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New Research Reveals High Cost of Care for IBD Patients

New Research Reveals High Cost of Care for IBD Patients
06/18/2019
crohnscolitisfoundation.org

CrohnsColitisFoundation.org

The cost of care for inflammatory bowel disease (IBD) in the United States has increased significantly over the past five years, according to the results of the Crohn’s & Colitis Foundation’s cost of care study. The findings from “The Cost of Inflammatory Bowel Disease: An Initiative from the Crohn’s & Colitis Foundation” were released on advance access in the Inflammatory Bowel Diseases journal today, as well as presented during a poster session at the Digestive Disease Week conference on May 20. The results indicated that:

  • IBD patients incurred over three-times higher annual costs than non-IBD patients

  • IBD patients absorb more than twice the annual out-of-pocket costs than non-IBD patients

  • Annual costs of IBD were substantially higher in the year of the initial diagnosis 

  • The biggest drivers of costs are therapeutics (biologics, opioids, and steroids), comorbidities (anemia and psychiatric illness), and emergency room visits

“To truly understand the financial impact of IBD, we commissioned a study to look at the drivers of cost of care for Crohn’s disease and ulcerative colitis,” said Michael Osso, President & CEO of the Crohn’s & Colitis Foundation. “The results of this study confirm what we suspected – having IBD places an enormous financial burden on patients and their families. We must work together as a community to tackle the costs to ensure that patients have access to the treatments they need, when they need it.”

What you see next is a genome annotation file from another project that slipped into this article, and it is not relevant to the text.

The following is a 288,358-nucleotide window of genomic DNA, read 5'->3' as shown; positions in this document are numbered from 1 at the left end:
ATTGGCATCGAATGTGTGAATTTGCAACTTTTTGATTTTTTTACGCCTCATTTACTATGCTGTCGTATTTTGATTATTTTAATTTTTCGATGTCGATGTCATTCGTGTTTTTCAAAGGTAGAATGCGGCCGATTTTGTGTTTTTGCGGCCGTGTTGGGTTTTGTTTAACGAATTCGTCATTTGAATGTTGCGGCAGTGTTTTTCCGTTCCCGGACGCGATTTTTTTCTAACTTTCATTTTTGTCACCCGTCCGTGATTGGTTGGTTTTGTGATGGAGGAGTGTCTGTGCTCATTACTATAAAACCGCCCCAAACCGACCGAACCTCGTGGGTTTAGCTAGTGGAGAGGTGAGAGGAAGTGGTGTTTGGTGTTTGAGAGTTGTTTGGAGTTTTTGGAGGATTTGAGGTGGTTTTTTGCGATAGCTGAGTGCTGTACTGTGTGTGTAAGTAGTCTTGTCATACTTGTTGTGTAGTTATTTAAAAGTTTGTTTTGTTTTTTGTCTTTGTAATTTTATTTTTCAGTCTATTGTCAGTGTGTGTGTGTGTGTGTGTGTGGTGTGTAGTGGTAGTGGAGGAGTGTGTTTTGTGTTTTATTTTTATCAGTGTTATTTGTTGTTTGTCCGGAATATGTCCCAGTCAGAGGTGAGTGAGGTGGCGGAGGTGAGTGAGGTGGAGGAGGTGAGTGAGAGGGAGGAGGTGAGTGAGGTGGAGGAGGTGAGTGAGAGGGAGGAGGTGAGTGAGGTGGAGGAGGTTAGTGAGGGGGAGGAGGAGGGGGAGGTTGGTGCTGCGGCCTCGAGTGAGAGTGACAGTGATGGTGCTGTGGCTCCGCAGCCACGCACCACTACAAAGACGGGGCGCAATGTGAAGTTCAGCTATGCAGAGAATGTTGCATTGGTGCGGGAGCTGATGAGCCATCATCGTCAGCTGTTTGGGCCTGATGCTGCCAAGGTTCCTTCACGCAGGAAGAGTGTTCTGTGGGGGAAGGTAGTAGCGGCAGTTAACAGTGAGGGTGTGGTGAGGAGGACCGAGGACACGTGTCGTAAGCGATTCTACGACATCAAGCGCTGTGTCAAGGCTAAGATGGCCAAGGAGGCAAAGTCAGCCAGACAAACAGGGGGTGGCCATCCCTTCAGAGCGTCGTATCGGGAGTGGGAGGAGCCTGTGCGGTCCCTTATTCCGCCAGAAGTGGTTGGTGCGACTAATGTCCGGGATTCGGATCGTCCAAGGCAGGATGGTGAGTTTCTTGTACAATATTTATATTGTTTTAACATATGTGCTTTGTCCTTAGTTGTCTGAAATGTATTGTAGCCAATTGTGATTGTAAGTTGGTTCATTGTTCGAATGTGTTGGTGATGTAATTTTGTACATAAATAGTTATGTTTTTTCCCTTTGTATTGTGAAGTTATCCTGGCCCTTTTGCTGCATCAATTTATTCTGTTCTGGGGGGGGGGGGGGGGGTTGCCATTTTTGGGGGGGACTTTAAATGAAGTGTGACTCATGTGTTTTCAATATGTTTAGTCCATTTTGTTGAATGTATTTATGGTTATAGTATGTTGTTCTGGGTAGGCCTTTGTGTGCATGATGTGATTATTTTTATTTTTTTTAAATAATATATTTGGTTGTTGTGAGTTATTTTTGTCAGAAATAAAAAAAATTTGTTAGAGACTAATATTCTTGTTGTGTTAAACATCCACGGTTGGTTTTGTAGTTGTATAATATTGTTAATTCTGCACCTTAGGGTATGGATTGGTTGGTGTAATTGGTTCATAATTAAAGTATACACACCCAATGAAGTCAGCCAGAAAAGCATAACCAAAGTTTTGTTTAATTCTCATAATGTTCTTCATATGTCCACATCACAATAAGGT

The study also found that children with IBD and IBD patients older than 65 have up to 46% higher cost burden than IBD patients age 35-44. Additionally, IBD patients are estimated to have three times more work-related lost wages than non-IBD patients. 

“While we have made great progress in the medical management of IBD, our patients and their families face great challenges in handling the financial burdens of chronic illness,” said Dr. David Rubin, a co-author of the paper and chair-elect of the Foundation’s National Scientific Advisory Committee. “This cost analysis by the Foundation and our colleagues identifies the substantial direct costs of care in Crohn’s disease and ulcerative colitis and is a mandate for us to step up our work with all stakeholders to address these challenges and to more effectively manage the cost drivers that can improve health outcomes and reduce costs.”

The study analyzed claims data generated by more than 50,000 IBD patients over a 10-year period. The goals of the study were to describe the annual direct and indirect costs of care for IBD patients, describe the drivers of cost after diagnosis, and characterize the costs for newly diagnosed patients. Funding for this initiative was made possible by The Leona M. and Harry B. Helmsley Charitable Trust and United Health Group.

The Crohn’s & Colitis Foundation will be using findings from the Cost of IBD Initiative to develop additional tools, educational programs, and policy recommendations to address key cost drivers for IBD. Additional papers providing greater details on specific topics, such as psychosocial issues and treatments, will also be published.

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